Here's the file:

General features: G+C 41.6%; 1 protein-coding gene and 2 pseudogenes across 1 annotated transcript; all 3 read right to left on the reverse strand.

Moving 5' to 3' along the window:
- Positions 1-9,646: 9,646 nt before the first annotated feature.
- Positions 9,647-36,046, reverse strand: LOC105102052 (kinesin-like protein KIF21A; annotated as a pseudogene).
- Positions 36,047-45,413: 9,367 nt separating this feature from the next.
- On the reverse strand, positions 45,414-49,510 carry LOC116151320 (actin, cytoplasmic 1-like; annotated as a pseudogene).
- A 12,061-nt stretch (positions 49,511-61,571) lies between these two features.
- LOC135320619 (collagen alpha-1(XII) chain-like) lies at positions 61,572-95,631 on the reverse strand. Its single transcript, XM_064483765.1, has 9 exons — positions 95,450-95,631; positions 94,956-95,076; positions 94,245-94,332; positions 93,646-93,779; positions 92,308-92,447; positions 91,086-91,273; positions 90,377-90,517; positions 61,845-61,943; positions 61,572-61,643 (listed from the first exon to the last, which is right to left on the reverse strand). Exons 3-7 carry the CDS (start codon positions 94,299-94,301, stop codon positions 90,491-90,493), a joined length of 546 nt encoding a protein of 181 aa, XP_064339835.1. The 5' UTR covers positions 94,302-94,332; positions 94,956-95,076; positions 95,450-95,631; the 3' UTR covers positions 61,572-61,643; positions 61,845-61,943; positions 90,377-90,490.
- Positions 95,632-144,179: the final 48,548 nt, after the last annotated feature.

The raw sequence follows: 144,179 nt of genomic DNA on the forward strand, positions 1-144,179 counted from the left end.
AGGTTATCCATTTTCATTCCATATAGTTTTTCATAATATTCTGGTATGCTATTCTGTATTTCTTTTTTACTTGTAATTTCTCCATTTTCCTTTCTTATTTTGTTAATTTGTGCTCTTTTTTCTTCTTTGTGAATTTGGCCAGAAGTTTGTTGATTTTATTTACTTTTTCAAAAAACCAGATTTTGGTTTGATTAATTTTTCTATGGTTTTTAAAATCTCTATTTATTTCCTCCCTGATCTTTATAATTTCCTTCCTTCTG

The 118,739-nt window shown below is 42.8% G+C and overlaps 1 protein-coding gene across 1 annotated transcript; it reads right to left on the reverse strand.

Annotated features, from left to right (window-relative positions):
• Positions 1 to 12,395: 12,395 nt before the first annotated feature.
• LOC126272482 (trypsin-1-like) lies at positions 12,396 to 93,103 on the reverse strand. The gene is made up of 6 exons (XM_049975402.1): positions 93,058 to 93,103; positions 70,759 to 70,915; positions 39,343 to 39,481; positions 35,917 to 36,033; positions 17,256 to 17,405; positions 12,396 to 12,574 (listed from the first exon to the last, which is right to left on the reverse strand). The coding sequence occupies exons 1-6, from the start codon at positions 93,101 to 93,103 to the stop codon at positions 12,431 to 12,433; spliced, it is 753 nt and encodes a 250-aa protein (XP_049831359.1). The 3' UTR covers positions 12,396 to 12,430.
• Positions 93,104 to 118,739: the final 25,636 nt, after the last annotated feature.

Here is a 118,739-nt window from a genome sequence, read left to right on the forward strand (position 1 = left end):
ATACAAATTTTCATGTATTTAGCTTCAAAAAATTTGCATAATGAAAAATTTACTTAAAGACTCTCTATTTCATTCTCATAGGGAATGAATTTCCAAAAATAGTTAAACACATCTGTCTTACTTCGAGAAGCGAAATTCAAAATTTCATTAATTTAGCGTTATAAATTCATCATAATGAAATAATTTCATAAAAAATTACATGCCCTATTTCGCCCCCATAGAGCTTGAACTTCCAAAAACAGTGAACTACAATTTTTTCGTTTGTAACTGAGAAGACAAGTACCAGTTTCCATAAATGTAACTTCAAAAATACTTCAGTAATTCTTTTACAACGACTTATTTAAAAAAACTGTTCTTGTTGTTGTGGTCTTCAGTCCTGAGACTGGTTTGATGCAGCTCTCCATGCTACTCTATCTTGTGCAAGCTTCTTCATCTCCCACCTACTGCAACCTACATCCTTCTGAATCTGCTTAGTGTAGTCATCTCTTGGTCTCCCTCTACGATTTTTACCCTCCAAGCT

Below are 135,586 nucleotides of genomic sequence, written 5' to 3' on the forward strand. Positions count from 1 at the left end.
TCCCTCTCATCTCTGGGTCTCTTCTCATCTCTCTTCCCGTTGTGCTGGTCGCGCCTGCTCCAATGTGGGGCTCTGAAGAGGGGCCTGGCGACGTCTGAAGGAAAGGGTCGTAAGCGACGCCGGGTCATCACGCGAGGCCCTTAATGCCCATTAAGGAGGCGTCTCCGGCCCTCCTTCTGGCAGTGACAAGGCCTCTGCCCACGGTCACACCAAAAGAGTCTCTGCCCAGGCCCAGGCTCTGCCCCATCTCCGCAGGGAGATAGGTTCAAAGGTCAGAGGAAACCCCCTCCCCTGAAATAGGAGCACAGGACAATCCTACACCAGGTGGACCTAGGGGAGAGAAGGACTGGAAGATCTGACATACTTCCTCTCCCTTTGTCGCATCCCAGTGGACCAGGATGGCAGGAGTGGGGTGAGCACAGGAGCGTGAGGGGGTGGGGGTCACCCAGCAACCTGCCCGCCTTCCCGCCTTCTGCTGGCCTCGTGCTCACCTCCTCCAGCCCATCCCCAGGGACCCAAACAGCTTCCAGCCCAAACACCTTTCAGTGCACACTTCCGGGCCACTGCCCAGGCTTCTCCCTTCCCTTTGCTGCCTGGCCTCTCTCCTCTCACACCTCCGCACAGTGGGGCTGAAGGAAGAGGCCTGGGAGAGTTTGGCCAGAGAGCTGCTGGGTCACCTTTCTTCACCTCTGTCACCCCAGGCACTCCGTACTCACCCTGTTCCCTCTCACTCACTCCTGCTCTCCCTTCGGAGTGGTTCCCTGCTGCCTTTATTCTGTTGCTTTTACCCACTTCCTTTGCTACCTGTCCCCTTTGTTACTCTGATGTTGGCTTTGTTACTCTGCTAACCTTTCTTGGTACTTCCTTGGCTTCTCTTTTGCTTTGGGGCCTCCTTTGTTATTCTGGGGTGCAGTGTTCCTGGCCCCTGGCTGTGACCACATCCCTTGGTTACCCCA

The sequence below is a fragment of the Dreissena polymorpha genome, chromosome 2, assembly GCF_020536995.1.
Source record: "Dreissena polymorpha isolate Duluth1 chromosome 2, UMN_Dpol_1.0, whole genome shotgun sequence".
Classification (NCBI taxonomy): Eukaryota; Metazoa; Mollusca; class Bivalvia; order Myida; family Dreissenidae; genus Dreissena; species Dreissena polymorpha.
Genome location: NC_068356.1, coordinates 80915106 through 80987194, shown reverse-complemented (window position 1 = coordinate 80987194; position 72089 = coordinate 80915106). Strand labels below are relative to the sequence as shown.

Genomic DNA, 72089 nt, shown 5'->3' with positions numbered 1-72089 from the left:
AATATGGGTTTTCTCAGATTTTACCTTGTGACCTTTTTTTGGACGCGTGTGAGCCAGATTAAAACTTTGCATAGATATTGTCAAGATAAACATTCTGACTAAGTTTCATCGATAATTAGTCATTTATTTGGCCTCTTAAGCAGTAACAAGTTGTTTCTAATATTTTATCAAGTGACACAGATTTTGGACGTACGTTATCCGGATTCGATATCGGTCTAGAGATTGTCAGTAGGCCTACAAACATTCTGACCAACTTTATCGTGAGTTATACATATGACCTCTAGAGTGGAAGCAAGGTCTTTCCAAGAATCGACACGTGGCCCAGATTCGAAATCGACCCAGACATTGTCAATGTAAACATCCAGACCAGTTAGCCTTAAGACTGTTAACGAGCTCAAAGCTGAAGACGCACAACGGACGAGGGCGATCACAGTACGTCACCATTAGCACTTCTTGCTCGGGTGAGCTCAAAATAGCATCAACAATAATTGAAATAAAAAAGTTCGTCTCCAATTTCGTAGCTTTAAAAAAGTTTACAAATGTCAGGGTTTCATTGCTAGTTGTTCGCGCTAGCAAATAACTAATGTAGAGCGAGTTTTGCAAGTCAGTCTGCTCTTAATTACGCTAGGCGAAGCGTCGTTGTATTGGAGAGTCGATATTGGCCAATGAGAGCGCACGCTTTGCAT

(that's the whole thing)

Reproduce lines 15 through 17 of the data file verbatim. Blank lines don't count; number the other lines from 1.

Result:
• LOC126272482 (trypsin-1-like) lies at positions 12,396 to 93,103 on the reverse strand. The gene is made up of 6 exons (XM_049975402.1): positions 93,058 to 93,103; positions 70,759 to 70,915; positions 39,343 to 39,481; positions 35,917 to 36,033; positions 17,256 to 17,405; positions 12,396 to 12,574 (listed from the first exon to the last, which is right to left on the reverse strand). The coding sequence occupies exons 1-6, from the start codon at positions 93,101 to 93,103 to the stop codon at positions 12,431 to 12,433; spliced, it is 753 nt and encodes a 250-aa protein (XP_049831359.1). The 3' UTR covers positions 12,396 to 12,430.
• Positions 93,104 to 118,739: the final 25,636 nt, after the last annotated feature.

Here is a 118,739-nt window from a genome sequence, read left to right on the forward strand (position 1 = left end):